he would smoke instead. This he was only too glad to accept; She was indeed humble, and, which is much more, quite whereupon the Fairy clapped her hands, and Serge Ali caressing and affectionate in manner. What could have | Hammam brought her à Sevres vase full of the finest come to her ?
Bassarabian tobacco, and a sheaf of papiros or cigarette tubes “You will grant me one favour, M. Dayrell” (she had never in paper; with her own fair hands the countess made the called him by his name before), the Fairy said, almost in a cigarettes ; Leonard smoked, she smoked. The evening supplicating manner.
seemed to pass as in an enchanted castle. The Fairy sang to “Any favour that it is in my humble power to grant." him, she played, she laughed. She talked in French and
“Come to the Chateau de Luz this evening. You need English and Italian on art, on literature, on music, on politics not be afraid. You will do me no harm, and I shall do you even. none. You may tell the Abbé Guillemot, if you like ; only, At last midnight struck. promise to come."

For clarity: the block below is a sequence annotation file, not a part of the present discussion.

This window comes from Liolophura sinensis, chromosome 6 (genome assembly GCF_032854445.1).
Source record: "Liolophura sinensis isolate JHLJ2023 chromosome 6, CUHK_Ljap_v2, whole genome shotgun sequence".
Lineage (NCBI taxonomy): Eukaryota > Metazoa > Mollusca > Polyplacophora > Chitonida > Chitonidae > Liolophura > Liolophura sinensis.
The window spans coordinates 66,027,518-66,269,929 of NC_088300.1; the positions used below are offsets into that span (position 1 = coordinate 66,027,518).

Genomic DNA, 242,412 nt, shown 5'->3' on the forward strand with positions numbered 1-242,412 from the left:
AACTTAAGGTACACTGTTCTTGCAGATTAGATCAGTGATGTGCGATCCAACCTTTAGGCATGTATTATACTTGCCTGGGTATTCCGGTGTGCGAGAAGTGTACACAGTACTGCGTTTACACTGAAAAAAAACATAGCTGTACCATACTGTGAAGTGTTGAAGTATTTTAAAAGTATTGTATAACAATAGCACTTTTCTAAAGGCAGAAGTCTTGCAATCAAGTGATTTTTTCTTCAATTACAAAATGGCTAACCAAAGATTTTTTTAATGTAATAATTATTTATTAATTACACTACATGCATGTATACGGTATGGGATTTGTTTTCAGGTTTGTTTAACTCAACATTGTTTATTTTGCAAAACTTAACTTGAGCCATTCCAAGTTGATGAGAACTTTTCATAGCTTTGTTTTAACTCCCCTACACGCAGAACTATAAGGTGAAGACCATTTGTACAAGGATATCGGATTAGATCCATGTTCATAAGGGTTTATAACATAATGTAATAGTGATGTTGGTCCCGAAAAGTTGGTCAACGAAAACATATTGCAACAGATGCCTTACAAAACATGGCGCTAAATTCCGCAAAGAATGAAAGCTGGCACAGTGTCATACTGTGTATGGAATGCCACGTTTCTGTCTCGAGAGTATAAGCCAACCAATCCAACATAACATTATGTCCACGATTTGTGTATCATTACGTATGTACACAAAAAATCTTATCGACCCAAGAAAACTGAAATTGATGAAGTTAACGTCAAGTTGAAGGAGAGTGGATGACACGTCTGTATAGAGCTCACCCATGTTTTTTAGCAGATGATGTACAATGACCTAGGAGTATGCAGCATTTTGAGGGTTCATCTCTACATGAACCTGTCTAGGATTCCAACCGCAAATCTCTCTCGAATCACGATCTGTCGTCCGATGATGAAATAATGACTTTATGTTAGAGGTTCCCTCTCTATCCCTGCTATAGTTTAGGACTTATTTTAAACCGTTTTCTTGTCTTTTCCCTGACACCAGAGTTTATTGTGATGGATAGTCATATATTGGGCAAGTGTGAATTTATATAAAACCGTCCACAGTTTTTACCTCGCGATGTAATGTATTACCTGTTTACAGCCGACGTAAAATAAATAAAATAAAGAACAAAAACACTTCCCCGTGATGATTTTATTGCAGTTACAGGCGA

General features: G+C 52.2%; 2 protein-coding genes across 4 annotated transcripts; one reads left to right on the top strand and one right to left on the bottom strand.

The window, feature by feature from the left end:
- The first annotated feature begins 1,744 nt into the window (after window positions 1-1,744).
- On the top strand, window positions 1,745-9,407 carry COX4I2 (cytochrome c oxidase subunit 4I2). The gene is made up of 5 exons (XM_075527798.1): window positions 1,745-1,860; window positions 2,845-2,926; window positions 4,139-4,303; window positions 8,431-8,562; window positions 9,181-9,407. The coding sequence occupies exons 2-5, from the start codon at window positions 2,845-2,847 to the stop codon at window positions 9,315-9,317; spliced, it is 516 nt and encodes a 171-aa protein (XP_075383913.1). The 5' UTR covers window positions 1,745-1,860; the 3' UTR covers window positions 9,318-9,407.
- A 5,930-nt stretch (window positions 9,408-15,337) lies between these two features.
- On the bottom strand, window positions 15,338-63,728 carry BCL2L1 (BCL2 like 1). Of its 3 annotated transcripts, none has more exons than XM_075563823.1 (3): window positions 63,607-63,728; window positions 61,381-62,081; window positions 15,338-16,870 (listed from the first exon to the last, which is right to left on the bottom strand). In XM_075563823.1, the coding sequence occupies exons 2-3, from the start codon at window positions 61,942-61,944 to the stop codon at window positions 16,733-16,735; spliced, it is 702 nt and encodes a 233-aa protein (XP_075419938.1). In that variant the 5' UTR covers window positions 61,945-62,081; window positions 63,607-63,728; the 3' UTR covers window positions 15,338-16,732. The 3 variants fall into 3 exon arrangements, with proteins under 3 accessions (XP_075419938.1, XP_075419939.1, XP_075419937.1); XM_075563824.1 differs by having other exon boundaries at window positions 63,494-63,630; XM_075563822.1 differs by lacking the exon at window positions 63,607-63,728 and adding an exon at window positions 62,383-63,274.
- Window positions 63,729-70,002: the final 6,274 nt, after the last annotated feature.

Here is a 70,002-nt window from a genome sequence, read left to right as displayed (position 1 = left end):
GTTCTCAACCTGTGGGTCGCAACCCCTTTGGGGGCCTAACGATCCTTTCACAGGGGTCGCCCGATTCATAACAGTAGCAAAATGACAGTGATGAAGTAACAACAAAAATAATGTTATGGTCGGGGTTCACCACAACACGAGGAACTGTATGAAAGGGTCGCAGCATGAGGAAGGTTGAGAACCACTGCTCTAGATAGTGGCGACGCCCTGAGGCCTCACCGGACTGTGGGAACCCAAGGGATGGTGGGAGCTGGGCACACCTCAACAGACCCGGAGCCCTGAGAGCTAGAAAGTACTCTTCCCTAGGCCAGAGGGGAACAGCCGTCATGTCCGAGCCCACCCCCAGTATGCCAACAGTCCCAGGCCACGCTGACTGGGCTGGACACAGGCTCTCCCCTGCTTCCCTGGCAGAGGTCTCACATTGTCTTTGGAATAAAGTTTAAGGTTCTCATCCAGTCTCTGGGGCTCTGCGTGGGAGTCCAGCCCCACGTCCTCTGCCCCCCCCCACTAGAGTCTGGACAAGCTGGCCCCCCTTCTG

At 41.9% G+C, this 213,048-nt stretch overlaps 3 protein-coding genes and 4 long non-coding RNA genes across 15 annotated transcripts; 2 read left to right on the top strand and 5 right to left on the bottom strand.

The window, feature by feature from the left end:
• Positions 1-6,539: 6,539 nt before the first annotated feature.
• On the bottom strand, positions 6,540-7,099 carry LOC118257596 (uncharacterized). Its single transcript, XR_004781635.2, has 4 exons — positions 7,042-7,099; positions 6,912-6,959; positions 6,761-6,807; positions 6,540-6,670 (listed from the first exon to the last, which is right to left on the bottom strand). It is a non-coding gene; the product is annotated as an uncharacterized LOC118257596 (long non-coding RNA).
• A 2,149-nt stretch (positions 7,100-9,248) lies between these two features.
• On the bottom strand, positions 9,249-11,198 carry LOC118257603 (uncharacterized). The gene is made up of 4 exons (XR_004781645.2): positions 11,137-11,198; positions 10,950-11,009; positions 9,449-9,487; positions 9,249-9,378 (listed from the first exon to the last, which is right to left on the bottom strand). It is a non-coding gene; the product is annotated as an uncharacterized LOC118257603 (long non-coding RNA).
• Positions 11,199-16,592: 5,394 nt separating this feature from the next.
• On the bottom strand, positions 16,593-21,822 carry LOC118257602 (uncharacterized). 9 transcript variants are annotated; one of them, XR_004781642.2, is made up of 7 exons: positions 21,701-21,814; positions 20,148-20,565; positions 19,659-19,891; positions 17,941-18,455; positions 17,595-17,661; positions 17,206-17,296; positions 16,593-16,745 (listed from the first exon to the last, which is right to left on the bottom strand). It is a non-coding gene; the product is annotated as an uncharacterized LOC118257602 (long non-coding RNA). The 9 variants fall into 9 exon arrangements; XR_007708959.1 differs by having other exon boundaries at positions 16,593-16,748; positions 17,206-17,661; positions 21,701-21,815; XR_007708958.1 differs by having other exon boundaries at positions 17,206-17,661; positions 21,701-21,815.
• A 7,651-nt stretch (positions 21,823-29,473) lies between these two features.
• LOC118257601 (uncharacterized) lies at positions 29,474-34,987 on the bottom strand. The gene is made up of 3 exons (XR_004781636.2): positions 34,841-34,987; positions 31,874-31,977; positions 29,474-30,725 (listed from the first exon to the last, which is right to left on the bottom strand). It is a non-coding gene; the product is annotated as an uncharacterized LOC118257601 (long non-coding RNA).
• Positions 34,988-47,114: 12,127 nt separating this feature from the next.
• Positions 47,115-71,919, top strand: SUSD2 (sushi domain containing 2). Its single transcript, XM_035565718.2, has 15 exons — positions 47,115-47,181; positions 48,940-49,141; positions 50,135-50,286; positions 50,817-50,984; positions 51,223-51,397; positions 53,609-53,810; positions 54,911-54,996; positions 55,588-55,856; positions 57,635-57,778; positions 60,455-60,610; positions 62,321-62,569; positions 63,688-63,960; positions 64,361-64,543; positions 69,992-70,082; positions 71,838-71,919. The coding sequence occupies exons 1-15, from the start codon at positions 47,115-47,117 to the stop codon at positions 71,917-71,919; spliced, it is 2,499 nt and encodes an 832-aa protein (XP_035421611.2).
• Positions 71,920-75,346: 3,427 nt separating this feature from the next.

“ It is time for you to go," the countess said. “ Go, and Leonard promised. How could be avoid doing so ? If the God bless you, Leonard: stay, take this with you." Fairy had bade him smoke a large meerschaum in the church, She held out to him a little packet, which she had just it is not, I am afraid, unlikely, in his then frame of mind, sealed. “Read it at your leisure," she continued. that, all scruples notwithstanding, he would at once have com- wile away an idle hour.". plied with her request. So he promised, and the Fairy gave Leonard took the packet, but he detained the hand that him her hand once more, and once more he pressed it, and extended it to him. No warniug gesture from the Fairy then he began to count the minutes that lay between him and deterred him, and he kissed the white hand once, twice, nay, eight o'clock.